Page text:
Elephants Released To Wild for First Time in India
In Manas the elephants will be reintegrated into a wild herd once they are familiarized with the area. It is the first time elephants have been rehabilitated and released to the wild in India. Sri Lanka and Kenya are the only other countries to have successfully released hand-raised elephants into the wild.
“The elephants will be allowed to move freely in the jungle during the daytime under the supervision of a keeper,” said Dr. N. V. K. Ashraf, Director Wild Rescue of WTI. “At night, for their security, they will be sheltered in a stockade built in an area of about one hectare [about 10000 sq. meters].”
The elephants were transported to an area of Manas called Doimari, an ideal elephant habitat located far from the nearest human habitation. It is the biggest continuous forest habitat (unfragmented habitat) in India’s north-east region and extends from the Indian state of Assam up to the country of Bhutan.
“All six elephants are being radio-collared for post-release monitoring. If there is a problem we can find and rescue them,” said Dr. Bhaskar Choudhry, wildlife veterinarian of WTI.
The six elephants, which range between two-and-a-half and six-years-old, were hand-raised at the rehabilitation center (CWRC) in Kaziranga. The young calves were rescued from different parts of Assam and have been at the centre from one-to-five years. CWRC is India’s first multi-species rehabilitation facility and was set-up in partnership between WTI, IFAW, and the Assam Forest Department.
M. C. Malakar, Chief Wildlife Warden, Assam and D. M. Singh, Kaziranga Park Director were present at the elephants send-off from the centre in Kaziranga. Kampa Borgoyari, Deputy Chief of the Bodo Territorial Council (BTC) received the elephants in Manas.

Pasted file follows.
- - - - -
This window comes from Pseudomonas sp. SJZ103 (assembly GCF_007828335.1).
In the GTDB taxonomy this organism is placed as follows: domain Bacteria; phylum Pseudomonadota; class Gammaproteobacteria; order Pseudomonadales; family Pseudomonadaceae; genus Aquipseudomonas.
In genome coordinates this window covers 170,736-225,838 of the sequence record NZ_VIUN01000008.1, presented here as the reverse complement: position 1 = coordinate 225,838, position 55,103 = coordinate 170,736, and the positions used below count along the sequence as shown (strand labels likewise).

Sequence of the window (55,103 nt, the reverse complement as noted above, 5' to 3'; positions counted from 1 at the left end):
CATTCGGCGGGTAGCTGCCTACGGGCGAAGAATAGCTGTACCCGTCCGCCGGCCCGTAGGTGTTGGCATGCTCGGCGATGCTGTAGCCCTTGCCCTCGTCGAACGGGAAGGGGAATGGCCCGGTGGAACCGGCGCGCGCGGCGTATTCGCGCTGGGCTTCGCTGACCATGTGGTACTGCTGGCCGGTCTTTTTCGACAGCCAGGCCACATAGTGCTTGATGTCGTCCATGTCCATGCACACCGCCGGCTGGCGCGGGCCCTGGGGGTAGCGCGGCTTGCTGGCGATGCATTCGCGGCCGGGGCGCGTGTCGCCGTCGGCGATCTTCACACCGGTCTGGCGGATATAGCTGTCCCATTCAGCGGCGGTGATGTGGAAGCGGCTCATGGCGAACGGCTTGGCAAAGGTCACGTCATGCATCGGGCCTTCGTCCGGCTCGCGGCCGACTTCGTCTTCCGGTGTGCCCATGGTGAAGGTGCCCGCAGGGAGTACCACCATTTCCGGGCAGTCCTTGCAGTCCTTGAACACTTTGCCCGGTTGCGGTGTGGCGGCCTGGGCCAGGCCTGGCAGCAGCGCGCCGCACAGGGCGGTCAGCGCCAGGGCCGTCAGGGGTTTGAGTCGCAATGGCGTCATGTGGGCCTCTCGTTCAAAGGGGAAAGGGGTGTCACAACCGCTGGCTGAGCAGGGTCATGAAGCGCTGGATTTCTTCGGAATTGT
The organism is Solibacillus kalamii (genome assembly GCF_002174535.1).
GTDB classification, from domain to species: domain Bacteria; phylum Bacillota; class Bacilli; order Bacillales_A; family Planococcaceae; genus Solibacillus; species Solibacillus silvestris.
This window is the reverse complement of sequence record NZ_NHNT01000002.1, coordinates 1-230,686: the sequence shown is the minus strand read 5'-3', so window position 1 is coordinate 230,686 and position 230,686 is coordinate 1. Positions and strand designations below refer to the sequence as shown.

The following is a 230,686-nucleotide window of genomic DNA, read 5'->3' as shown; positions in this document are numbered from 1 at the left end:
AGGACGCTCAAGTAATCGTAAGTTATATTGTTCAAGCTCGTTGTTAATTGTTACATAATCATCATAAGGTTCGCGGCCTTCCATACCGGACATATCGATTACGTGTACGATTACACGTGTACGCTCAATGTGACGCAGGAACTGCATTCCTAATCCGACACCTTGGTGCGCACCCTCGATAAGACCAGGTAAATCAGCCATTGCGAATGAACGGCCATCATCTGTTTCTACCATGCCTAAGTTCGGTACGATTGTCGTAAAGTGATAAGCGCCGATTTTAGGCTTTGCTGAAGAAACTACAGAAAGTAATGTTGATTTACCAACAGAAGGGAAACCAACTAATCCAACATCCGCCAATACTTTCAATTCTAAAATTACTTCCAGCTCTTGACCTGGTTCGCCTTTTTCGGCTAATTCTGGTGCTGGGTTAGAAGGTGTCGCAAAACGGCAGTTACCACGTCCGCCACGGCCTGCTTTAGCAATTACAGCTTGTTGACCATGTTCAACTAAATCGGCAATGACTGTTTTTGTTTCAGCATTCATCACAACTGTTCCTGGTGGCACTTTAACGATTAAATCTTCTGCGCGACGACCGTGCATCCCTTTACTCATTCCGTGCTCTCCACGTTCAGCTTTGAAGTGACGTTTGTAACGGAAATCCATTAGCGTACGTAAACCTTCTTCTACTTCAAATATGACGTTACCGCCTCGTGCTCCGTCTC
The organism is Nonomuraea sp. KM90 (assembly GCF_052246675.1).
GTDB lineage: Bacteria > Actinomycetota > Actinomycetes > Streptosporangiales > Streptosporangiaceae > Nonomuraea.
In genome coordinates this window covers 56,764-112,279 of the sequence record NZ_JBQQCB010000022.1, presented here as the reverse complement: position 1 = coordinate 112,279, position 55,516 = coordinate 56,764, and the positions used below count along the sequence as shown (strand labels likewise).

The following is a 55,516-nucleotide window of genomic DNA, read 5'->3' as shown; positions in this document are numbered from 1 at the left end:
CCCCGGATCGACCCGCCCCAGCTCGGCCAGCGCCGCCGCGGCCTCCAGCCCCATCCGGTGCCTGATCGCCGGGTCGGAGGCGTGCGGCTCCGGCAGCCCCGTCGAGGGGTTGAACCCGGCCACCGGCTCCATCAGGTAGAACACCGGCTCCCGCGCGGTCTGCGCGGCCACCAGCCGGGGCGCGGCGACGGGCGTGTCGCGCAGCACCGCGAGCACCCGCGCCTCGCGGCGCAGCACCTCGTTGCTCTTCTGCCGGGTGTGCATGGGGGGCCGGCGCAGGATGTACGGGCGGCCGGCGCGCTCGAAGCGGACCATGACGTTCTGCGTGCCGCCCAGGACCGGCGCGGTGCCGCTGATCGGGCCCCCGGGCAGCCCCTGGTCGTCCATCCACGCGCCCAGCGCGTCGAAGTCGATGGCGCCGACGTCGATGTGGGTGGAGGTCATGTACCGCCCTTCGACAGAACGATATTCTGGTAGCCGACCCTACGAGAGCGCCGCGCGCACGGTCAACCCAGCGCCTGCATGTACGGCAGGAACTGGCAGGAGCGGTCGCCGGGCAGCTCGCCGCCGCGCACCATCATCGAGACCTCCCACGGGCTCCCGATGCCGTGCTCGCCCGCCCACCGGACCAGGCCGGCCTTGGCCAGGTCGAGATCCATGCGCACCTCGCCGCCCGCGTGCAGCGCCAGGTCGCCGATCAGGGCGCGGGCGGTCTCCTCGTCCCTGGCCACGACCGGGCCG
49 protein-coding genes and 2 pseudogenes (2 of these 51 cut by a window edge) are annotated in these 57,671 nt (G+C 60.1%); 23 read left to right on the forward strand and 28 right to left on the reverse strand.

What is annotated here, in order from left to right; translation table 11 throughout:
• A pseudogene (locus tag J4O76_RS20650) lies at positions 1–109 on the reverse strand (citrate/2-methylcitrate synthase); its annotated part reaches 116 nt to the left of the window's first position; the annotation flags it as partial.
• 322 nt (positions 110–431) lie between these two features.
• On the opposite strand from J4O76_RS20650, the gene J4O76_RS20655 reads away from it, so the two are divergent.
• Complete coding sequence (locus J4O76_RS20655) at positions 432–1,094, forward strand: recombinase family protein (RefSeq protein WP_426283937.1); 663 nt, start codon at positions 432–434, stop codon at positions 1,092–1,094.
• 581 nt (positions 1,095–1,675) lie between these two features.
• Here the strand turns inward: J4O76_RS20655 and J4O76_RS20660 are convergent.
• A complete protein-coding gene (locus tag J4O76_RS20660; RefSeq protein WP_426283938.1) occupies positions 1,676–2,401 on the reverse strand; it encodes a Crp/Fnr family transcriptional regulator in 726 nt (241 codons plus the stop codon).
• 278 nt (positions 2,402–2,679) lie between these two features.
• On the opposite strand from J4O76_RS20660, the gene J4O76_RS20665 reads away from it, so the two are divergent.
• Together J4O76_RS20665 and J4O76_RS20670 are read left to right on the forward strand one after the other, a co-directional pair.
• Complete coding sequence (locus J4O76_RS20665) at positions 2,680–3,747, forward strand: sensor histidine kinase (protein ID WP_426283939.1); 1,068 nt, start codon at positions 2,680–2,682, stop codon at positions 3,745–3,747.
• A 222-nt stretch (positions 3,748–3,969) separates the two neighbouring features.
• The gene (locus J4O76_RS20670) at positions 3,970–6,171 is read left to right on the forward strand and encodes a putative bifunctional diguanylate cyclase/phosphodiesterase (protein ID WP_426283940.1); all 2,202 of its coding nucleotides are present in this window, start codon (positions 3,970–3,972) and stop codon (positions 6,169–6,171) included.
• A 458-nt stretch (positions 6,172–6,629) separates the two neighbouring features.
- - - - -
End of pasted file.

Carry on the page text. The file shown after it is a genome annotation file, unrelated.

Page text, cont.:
A six-member veterinary team comprising doctors from the College of Veterinary Science, Guwahati, Dr. Bijoy Dutta and Dr. Bhupen Sarma, Dr. Bhaskar Choudhry, Dr. Anjan Talukdar, and Dr. Ashraf of WTI, and Dr. Raj Jyoti Deka (as independent consultant) accompanied the elephants on their journey from Kaziranga to Manas.
A. J. Cady, Director Animals in Crisis and Distress, IFAW, and Vivek Menon, Executive Director, WTI also joined the elephants. Mr. Cady symbolically released the elephants in Manas, signifying arrival to their new home. The exercise is part of the elephant rehabilitation programme initiated by WTI and IFAW with support from the Assam Forest Department.
Background of the elephants
- On August 28, 2002 CWRC staff rescued a two-week-old elephant calf (male) from a trench on the Numaligarh tea estate. The orphaned calf was brought to CWRC for care. The elephant is now five years old.
- The second elephant calf (male) was one-year-old when it was rescued from flood waters in Digboi by the forest department and brought to the centre on December 8, 2002. The elephant is now six years old and the oldest of the calves.
- The third elephant calf (male) was rescued by CWRC staff from Koliabor near the town of Tezpur on October 3, 2003. It had been stranded and orphaned. The elephant is now three-and-a-half-years old.
- The fourth elephant calf (female) was rescued from the Rupajuli tea estate in Tezpur by estate workers on September 23, 2004. The two-month-old animal had been injured after it fell in a trench and was displaced from its herd. The animal was handed over to CWRC for care. The elephant is now two-and-a-half-years old.
- The fifth elephant calf (female) was rescued from the Barsapori tea estate by estate workers on October 14, 2004. The two-month old calf was displaced from its herd and was handed over to CWRC for care. The elephant is now two-and-a-half-years old.
- The sixth elephant calf (male) was about one-year-old when it was rescued from the Numaligarh tea estate on October 19, 2004 and brought to the centre for care. The elephant is now three-and-a-half-years old.